The Cold Room

Mushrooms curled up like aborted foetuses under oil-proof paper in a box with green writing and red stripes. These mushrooms were much smaller than the ones I used to pick down the Ross River in Townsville, golden tops growing up to your knees in shit dumped by cattle heading for the abattoir, but I sat there, nonetheless, washing some down with an icy Foster’s while the cold room engine pumped gas from the airway onto my shoulders.

This beat washing dishes. There were no machines to battle and more things to unearth.

The emergency bell clanked when I stacked the box of mushrooms in front of the temperature gauge. I whipped the mop under the wooden slat shelves, pounding the handle on the wall, and thought about the last time I’d played the drums. Beetroot, salmon, lettuce, sweet corn, chicken skin, minced meat, and fermented onions formed a salad between my toes. At the end of the line, I punched my kidneys and took a bite of a carrot with a dusty stem.

When the telephone rang, I drove the mop through the slats and, without disturbing the boxes, squeezed around the door. “They’re adults now, not children.” Ma’s tears bubbled down the line. “They’re building cages around the apartment, locking me in, dismantling the place brick by brick. They’ve substituted my medicine for vitamins. You can’t move in with that stick insect. Are you listening to me, darling? Do you even know what day it is? Why is she keeping you there? You’re supposed to be playing the drums?”

I noticed a cheese grater in the pink bucket and hung up the phone. I couldn’t talk to Ma when she was being negative. It might affect my performance on stage. I slopped cake mix from the bucket onto a stir-fry in the trashcan and power-hosed away the clotted residue.

Under the sink, behind three tubs of Jackson Super Industrial Strength Mopping Liquid, I discovered a cask of Snowhite Bleach. I went back into the cold room and used the blue dishrag to cut broad strokes through the calcium on the door. Then I used a yellow toothbrush to attack the rust creeping from the emergency bell. When the phone rang again, the toothbrush snapped, and the glass shattered over the temperature gauge.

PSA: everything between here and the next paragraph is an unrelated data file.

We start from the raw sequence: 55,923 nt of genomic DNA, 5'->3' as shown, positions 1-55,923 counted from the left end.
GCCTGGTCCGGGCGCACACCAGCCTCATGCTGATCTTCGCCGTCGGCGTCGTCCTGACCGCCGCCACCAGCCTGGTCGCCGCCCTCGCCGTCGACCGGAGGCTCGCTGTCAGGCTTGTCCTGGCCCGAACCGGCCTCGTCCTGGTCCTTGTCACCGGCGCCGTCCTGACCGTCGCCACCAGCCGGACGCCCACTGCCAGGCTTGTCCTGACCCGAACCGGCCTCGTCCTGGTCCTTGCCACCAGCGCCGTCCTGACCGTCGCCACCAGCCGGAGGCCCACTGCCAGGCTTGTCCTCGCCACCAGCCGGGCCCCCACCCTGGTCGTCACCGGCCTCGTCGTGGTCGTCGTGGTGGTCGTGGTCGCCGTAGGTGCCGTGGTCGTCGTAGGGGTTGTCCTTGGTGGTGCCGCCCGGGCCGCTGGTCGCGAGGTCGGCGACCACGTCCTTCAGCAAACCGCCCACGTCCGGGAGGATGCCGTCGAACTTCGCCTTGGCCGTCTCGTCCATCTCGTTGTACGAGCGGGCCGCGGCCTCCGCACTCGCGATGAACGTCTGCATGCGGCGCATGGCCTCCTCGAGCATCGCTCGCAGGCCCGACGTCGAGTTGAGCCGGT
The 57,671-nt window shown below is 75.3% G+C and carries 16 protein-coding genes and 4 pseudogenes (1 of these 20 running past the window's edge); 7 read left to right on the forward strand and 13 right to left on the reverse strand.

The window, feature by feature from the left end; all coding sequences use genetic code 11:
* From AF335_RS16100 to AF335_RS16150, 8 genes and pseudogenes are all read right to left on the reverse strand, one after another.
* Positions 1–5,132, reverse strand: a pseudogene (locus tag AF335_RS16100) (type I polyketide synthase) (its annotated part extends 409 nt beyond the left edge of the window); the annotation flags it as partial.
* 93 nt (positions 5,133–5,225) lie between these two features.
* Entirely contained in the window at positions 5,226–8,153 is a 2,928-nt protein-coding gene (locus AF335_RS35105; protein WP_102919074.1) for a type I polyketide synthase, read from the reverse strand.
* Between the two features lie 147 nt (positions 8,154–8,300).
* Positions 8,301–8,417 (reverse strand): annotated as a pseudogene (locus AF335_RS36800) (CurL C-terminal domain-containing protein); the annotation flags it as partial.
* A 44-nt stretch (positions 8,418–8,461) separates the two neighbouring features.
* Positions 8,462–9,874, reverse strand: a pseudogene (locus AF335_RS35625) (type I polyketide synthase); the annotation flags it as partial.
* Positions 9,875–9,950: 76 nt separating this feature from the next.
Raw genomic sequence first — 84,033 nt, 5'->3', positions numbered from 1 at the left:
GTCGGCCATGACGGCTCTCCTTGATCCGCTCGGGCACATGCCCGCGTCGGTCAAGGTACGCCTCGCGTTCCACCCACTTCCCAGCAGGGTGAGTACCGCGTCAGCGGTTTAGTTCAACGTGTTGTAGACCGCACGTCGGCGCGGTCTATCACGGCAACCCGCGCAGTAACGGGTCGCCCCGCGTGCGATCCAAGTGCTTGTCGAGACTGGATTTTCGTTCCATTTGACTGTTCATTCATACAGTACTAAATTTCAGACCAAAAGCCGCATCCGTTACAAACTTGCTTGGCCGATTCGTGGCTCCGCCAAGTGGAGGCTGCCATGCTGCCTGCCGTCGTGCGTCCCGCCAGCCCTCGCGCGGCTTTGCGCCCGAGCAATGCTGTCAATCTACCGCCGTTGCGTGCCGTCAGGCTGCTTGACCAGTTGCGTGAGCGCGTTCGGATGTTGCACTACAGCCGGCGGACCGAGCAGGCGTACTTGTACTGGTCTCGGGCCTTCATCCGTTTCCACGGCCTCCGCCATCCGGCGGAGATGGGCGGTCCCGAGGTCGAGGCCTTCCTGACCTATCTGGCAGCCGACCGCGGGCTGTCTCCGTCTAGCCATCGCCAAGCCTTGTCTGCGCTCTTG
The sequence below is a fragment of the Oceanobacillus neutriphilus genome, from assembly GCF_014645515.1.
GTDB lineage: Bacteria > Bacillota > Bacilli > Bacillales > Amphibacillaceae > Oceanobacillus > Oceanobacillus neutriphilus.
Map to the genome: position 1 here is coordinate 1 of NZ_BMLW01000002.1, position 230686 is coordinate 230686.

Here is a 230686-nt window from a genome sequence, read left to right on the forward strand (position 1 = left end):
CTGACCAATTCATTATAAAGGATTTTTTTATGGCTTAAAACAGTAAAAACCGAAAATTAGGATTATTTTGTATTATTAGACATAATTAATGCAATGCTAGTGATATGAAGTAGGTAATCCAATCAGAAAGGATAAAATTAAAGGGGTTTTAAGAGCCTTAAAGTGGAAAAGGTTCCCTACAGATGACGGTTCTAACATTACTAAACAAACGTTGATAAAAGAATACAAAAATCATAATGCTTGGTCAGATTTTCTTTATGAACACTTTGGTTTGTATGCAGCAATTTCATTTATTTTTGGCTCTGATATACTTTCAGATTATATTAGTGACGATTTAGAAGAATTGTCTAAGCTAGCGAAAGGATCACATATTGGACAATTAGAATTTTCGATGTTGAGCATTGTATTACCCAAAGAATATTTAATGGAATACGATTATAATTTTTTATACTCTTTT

“Is that the drummer?” Thomas Pitman was hyperventilating.

“Yeah, sure. What’s the problem?” I pushed my T-shirt into my eyeballs and went blind until a vision of Kay formed in my brain. She was trying on a white swimsuit to wear on a tropical island when we made our getaway. Was it too small? She wanted another opinion. A teenage shop assistant poked her nose through the curtain. The sight of this perfect woman made those adolescent hormones thirsty to experiment.

“I need you to listen to me very carefully. Understand? Now, when Kay left the restaurant last night was she alone? Has she been in today? Has she called?”

“No to all of the above.” My mind was running images of lesbian sex.

“What are you trying to say? This is very embarrassing for me.”

“Negative. I left before her yesterday and I haven’t seen her since.”

A warning beep pulsed from the receiver.

“Hold on. This could be her.”

Muzak floated down the line.

I stretched the phone lead over to the back door and eased my head out to look at the rain clouds mixing with the bushfire smoke that filled the sky. Palm trees waited motionless in front of the semidetached cottage at the entrance to White Lane. A twisted Coca-Cola can was squatting in the Valiant’s parking space.

The muzak choked off. “Who’s Jimmy Smith?”

I scrubbed the mouthpiece with the broken toothbrush. I couldn’t feel my hands. I wondered if I’d said the name aloud. I was thinking of it. Could Thomas Pitman read my mind? Maybe Kay’s paranoia was warranted.

“Are you still there?” Thomas Pitman said.

“I think so.”

“Jimmy Smith’s the waiter, isn’t he?”


“Where is he then?”

“He’s gone to get a haircut and look for the people who are looking for him.”

“What are you talking about? This is serious. Don’t play games with me. Has Kay ever mentioned a place called the Rainbow Motel?”

“I don’t think so.” I turned out my Levis. There were no pills in the lining.

“Look. I need your help. I’m desperate here. Have you got a car?”

“Of course, I’ve got a car. A drummer without a car is a nobody.”

“I think this little prick is fucking my wife. I need you to follow him out to this motel and take some photos. I’ll call you tomorrow. I’m a wealthy man.”

“I don’t have a camera. I’m not a cameraman.”

Jimmy Smith punched me in the spine.

I dropped the phone. He reeled it in and rotated his shoulders to the saloon door.

I didn’t know what to do, so I hobbled across the kitchen with the broken toothbrush in the pink bucket.

I steadied the bucket on the oven rings in the sink and yanked out the plug. Jimmy Smith wore his white shirt and black trousers. He said over the gurgling, “When you’re a dead motherfucker you’ll miss watching me lick your wife’s juicy cunt.” Then he hooked up the phone and walked away from the cold room with a grin on his swollen, battered face. Razor nicks smeared his shaven scalp, chin, and eyebrows. He looked like he was getting ready for a lunatic military exercise.

“Did you find the people who were looking for you?”

“They’re in the desert.” Jimmy Smith whacked the blue dishrag against the draining rack. “We don’t need to worry about old Tommy Boy no more.”

“Is Kay still coming to the gig?”

“She’ll wet herself when you touch the sticks.” He unfolded the rag, pulled out the Valiant keys, and slipped them into the bucket. The veins in his arms plotted the boundaries of an unknown town below his skin.


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